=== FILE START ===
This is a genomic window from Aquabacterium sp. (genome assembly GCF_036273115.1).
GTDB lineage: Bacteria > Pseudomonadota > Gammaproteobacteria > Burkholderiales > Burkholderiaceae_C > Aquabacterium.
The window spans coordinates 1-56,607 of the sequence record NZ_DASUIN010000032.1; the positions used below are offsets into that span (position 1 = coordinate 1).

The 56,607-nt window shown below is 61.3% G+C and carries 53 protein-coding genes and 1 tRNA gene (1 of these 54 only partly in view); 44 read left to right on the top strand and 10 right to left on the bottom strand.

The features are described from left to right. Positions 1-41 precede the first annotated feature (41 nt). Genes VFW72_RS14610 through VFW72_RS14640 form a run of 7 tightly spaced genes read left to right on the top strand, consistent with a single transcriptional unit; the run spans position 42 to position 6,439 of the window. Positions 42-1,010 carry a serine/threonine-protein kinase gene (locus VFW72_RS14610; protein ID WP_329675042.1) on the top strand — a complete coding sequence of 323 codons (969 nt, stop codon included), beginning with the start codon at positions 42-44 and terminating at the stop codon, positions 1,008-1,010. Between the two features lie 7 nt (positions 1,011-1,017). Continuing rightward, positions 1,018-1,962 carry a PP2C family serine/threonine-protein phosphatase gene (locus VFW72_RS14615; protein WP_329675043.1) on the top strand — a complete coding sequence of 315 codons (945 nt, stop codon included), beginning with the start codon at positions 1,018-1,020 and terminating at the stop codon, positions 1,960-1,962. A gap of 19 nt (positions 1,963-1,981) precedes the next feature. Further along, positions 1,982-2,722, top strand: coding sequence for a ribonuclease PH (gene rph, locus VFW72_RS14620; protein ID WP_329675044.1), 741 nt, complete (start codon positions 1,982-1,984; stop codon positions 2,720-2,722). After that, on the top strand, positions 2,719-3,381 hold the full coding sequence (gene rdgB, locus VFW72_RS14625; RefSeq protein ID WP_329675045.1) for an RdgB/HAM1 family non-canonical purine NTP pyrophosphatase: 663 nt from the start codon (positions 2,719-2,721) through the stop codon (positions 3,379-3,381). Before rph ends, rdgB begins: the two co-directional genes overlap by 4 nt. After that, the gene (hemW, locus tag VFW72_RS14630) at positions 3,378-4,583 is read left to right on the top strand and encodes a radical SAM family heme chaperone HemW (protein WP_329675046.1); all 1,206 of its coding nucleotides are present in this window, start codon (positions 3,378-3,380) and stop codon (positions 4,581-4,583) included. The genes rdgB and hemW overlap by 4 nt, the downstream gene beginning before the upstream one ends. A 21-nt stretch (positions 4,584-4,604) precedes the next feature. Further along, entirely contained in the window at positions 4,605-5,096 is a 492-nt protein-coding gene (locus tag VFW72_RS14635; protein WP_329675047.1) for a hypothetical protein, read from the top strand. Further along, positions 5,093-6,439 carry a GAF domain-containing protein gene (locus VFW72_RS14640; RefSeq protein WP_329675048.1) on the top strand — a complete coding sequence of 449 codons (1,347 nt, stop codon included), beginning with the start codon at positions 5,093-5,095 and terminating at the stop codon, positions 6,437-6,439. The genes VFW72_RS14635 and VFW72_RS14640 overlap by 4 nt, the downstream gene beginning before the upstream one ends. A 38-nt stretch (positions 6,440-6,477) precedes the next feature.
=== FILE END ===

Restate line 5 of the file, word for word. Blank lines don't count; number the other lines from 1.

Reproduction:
The features are described from left to right. Positions 1-41 precede the first annotated feature (41 nt). Genes VFW72_RS14610 through VFW72_RS14640 form a run of 7 tightly spaced genes read left to right on the top strand, consistent with a single transcriptional unit; the run spans position 42 to position 6,439 of the window. Positions 42-1,010 carry a serine/threonine-protein kinase gene (locus VFW72_RS14610; protein ID WP_329675042.1) on the top strand — a complete coding sequence of 323 codons (969 nt, stop codon included), beginning with the start codon at positions 42-44 and terminating at the stop codon, positions 1,008-1,010. Between the two features lie 7 nt (positions 1,011-1,017). Continuing rightward, positions 1,018-1,962 carry a PP2C family serine/threonine-protein phosphatase gene (locus VFW72_RS14615; protein WP_329675043.1) on the top strand — a complete coding sequence of 315 codons (945 nt, stop codon included), beginning with the start codon at positions 1,018-1,020 and terminating at the stop codon, positions 1,960-1,962. A gap of 19 nt (positions 1,963-1,981) precedes the next feature. Further along, positions 1,982-2,722, top strand: coding sequence for a ribonuclease PH (gene rph, locus VFW72_RS14620; protein ID WP_329675044.1), 741 nt, complete (start codon positions 1,982-1,984; stop codon positions 2,720-2,722). After that, on the top strand, positions 2,719-3,381 hold the full coding sequence (gene rdgB, locus VFW72_RS14625; RefSeq protein ID WP_329675045.1) for an RdgB/HAM1 family non-canonical purine NTP pyrophosphatase: 663 nt from the start codon (positions 2,719-2,721) through the stop codon (positions 3,379-3,381). Before rph ends, rdgB begins: the two co-directional genes overlap by 4 nt. After that, the gene (hemW, locus tag VFW72_RS14630) at positions 3,378-4,583 is read left to right on the top strand and encodes a radical SAM family heme chaperone HemW (protein WP_329675046.1); all 1,206 of its coding nucleotides are present in this window, start codon (positions 3,378-3,380) and stop codon (positions 4,581-4,583) included. The genes rdgB and hemW overlap by 4 nt, the downstream gene beginning before the upstream one ends. A 21-nt stretch (positions 4,584-4,604) precedes the next feature. Further along, entirely contained in the window at positions 4,605-5,096 is a 492-nt protein-coding gene (locus tag VFW72_RS14635; protein WP_329675047.1) for a hypothetical protein, read from the top strand. Further along, positions 5,093-6,439 carry a GAF domain-containing protein gene (locus VFW72_RS14640; RefSeq protein WP_329675048.1) on the top strand — a complete coding sequence of 449 codons (1,347 nt, stop codon included), beginning with the start codon at positions 5,093-5,095 and terminating at the stop codon, positions 6,437-6,439. The genes VFW72_RS14635 and VFW72_RS14640 overlap by 4 nt, the downstream gene beginning before the upstream one ends. A 38-nt stretch (positions 6,440-6,477) precedes the next feature.